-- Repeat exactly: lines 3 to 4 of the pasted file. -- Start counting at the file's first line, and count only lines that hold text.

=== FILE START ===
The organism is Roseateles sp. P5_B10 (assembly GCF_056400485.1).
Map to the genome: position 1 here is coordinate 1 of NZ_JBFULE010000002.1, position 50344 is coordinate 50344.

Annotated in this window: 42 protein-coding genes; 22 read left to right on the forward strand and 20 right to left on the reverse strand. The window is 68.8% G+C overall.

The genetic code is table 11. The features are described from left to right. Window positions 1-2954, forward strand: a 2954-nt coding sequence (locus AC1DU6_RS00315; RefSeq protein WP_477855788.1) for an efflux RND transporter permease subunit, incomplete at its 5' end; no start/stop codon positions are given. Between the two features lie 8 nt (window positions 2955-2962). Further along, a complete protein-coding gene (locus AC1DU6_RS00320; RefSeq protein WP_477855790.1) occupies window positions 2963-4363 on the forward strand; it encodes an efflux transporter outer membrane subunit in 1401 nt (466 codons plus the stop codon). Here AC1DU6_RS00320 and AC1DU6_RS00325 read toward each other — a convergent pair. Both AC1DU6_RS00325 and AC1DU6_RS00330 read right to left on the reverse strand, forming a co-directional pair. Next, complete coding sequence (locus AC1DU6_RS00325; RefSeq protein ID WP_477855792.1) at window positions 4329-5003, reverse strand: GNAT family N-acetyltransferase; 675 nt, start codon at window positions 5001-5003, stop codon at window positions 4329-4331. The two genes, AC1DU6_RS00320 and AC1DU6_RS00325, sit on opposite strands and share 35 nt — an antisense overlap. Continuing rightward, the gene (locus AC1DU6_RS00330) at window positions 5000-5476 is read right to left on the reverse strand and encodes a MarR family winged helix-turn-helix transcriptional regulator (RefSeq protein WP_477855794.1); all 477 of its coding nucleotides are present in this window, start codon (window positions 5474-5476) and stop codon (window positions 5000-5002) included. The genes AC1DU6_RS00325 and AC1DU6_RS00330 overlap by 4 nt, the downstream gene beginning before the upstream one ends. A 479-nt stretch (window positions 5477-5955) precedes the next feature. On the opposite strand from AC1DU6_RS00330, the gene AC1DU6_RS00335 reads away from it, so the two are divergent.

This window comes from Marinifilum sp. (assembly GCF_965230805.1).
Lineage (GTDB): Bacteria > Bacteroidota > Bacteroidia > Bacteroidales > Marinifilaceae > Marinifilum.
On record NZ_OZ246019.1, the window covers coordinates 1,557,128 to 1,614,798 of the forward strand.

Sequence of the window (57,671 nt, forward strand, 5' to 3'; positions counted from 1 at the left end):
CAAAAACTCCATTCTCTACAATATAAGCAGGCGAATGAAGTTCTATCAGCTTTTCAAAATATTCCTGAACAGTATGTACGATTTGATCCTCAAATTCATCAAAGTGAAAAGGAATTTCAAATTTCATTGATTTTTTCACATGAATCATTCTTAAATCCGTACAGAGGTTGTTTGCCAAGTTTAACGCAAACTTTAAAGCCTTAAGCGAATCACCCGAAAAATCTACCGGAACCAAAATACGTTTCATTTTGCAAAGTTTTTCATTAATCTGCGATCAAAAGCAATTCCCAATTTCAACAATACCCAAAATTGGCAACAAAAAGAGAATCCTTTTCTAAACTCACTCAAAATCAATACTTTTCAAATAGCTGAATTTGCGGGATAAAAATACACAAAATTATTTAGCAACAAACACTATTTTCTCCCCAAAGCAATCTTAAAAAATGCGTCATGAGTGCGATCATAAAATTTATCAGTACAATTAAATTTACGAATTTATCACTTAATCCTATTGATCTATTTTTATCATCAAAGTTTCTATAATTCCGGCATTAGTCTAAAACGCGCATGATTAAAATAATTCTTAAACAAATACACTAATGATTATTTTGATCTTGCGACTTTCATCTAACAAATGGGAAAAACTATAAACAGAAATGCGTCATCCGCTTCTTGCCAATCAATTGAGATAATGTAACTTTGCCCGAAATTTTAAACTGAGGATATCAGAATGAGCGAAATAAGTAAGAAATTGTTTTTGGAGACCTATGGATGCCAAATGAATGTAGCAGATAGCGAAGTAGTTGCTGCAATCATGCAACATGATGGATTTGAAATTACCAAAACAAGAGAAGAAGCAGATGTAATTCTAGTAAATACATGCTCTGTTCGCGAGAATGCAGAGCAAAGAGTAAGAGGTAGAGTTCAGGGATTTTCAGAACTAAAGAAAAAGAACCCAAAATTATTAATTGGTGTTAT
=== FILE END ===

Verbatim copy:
Annotated in this window: 42 protein-coding genes; 22 read left to right on the forward strand and 20 right to left on the reverse strand. The window is 68.8% G+C overall.

The genetic code is table 11. The features are described from left to right. Window positions 1-2954, forward strand: a 2954-nt coding sequence (locus AC1DU6_RS00315; RefSeq protein WP_477855788.1) for an efflux RND transporter permease subunit, incomplete at its 5' end; no start/stop codon positions are given. Between the two features lie 8 nt (window positions 2955-2962). Further along, a complete protein-coding gene (locus AC1DU6_RS00320; RefSeq protein WP_477855790.1) occupies window positions 2963-4363 on the forward strand; it encodes an efflux transporter outer membrane subunit in 1401 nt (466 codons plus the stop codon). Here AC1DU6_RS00320 and AC1DU6_RS00325 read toward each other — a convergent pair. Both AC1DU6_RS00325 and AC1DU6_RS00330 read right to left on the reverse strand, forming a co-directional pair. Next, complete coding sequence (locus AC1DU6_RS00325; RefSeq protein ID WP_477855792.1) at window positions 4329-5003, reverse strand: GNAT family N-acetyltransferase; 675 nt, start codon at window positions 5001-5003, stop codon at window positions 4329-4331. The two genes, AC1DU6_RS00320 and AC1DU6_RS00325, sit on opposite strands and share 35 nt — an antisense overlap. Continuing rightward, the gene (locus AC1DU6_RS00330) at window positions 5000-5476 is read right to left on the reverse strand and encodes a MarR family winged helix-turn-helix transcriptional regulator (RefSeq protein WP_477855794.1); all 477 of its coding nucleotides are present in this window, start codon (window positions 5474-5476) and stop codon (window positions 5000-5002) included. The genes AC1DU6_RS00325 and AC1DU6_RS00330 overlap by 4 nt, the downstream gene beginning before the upstream one ends. A 479-nt stretch (window positions 5477-5955) precedes the next feature. On the opposite strand from AC1DU6_RS00330, the gene AC1DU6_RS00335 reads away from it, so the two are divergent.